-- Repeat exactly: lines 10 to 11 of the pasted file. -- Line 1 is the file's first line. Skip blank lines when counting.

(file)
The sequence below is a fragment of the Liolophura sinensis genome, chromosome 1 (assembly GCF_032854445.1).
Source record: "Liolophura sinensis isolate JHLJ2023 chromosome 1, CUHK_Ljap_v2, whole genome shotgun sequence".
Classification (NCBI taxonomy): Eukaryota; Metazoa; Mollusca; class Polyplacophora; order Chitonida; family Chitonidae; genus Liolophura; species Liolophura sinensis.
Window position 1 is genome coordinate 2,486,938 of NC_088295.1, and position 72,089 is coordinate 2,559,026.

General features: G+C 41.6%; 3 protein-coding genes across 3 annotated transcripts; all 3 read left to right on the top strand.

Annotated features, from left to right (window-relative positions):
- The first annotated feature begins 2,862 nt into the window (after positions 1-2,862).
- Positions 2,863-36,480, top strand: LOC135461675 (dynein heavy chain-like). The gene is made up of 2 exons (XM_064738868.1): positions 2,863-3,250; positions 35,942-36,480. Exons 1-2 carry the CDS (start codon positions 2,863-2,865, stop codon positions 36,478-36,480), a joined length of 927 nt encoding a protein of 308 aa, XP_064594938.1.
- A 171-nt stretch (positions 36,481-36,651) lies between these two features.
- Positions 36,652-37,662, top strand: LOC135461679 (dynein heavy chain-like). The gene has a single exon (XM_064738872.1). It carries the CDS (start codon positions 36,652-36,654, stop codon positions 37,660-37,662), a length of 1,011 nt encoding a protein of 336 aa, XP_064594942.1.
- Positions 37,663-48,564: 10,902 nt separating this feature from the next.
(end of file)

- Positions 36,652-37,662, top strand: LOC135461679 (dynein heavy chain-like). The gene has a single exon (XM_064738872.1). It carries the CDS (start codon positions 36,652-36,654, stop codon positions 37,660-37,662), a length of 1,011 nt encoding a protein of 336 aa, XP_064594942.1.
- Positions 37,663-48,564: 10,902 nt separating this feature from the next.